The Armory

The Armory

16 West Ninth Street


Original Tenant
Michigan National Guard

Current Tenant
The Holland Museum

By Ian Bussan

The Holland Armory was initially built for the National Guard at the behest of Henry Greeds, the city treasurer at the time. Greeds’s objective was to involve Holland in the National Guard. However, the building became much more than a place for the National Guard to meet. Before the establishment of the Civic Center in 1954, the Armory was the best facility for large events such as basketball games, auto shows, and even the occasional evangelist or activist meeting.

Construction of the Armory

A combination of state government funds, private donations, and support from the city (which donated the $15,000 lot for the building) provided the money to construct the Armory. After its dedication in 1925, the Armory served the National Guard, American Legion, and Women’s Auxiliary Corps for many decades. However, beyond its intended use, the Armory was a public space that hosted social, religious, and educational events.

Early Uses for the Armory

A combination of state government funds, private donations, and support from the city provided the money to construct the Armory. The city of Holland donated the $15,000 lot on 9th Street. for the building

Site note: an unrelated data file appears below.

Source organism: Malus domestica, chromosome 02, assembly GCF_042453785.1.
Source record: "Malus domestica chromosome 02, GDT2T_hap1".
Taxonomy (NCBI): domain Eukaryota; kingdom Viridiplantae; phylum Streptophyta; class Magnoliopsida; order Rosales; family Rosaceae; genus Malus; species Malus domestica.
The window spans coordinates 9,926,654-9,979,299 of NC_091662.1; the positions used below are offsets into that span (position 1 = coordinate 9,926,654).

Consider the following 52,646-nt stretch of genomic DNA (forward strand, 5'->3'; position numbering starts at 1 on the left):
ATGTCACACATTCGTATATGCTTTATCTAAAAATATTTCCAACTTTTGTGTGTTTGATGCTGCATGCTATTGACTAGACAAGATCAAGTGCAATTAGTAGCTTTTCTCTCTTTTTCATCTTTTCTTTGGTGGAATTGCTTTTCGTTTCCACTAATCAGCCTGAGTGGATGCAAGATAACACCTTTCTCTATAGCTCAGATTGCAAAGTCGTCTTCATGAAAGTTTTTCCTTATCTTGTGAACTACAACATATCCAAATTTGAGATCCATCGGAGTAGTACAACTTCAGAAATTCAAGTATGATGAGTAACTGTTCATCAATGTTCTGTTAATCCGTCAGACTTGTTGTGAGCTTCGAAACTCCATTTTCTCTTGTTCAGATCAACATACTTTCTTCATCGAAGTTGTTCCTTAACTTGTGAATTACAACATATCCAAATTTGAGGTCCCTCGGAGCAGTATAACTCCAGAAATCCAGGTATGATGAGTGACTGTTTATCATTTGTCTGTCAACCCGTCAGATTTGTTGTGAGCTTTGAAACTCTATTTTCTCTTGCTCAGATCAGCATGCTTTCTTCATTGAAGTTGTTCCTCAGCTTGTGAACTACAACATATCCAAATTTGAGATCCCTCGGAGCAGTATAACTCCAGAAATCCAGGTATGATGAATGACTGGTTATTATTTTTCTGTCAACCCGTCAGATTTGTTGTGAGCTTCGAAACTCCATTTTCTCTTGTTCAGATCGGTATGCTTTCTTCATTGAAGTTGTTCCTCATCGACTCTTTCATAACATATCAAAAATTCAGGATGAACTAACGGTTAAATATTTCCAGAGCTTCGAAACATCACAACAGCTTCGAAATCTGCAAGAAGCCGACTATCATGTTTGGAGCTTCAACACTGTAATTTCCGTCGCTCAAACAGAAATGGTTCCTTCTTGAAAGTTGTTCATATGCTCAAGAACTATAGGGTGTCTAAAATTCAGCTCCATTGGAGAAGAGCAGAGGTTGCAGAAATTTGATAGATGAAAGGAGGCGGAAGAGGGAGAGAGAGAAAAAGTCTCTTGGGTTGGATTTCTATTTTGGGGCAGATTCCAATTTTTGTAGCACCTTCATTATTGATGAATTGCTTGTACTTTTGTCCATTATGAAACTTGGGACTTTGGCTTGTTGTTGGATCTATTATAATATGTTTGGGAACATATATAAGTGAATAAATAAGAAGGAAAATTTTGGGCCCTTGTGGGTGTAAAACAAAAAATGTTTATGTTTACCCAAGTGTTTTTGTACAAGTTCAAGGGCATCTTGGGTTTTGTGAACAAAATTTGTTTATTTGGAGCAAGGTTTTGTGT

One year after the Armory was built, 1926, it hosted the Holland Auto Dealer’s Association auto show, which was the first in the region and signaled the rising role of the automobile in American life.

In 1927, local preacher Nellie Churchford invited the famous evangelist Paul Radar to speak in Holland. Radar held a three-week gathering in the Armory. He was famous for founding the tabernacle movement and giving national radio broadcasts. Locals and visitors from Grand Rapids and Muskegon came to the Armory to hear Radar preach about personal virtue and salvation.

The Armory During the Great Depression and World War II

With the onset of the Great Depression, several local and state institutions saw the need for educating Michigan farmers in the methods of modern agriculture. This resulted in Farm Institute Day, an annual event from 1930 to 1934 held in the Armory and created by the Chamber of Commerce, the Holland Merchants Association, the Ottawa Farm Bureau and the Michigan State College of Agriculture.

From 1931 to 1942, the Amory housed the Immanuel Baptist Church of Holland. Immanuel Church, founded in the late 1920s, had trouble initially finding a home for its congregation; before the Armory, their home was the Women’s Literary Club. The army reclaimed the building for its own use in 1942.

Beyond World War II

After 1945, the Armory was used as a venue for public dancing, overriding the objections of the more conservative members of the community. Until the common council voted that public dancing was permissible, older laws has prohibited such activities.

Ten years later in 1955, 1,200 children from all over Holland made their way through the Armory’s main hall to receive polio vaccinations; it was Holland’s part of the larger campaign to immunize against the disease.

Today, the Armory is owned by the Holland Historical Trust. Its most striking feature currently is the large mural on its west side, facing Ninth Street. The mural was the work of Grand Rapids artist José Narezo, whose mural work can be found in Lansing, Benton Harbor, and other cities throughout Michigan. Students traced his artwork onto the wall and fully painted it in the summer of 1978. The work has been periodically restored since it was first painted.

Updated Wednesday, March 1, 2017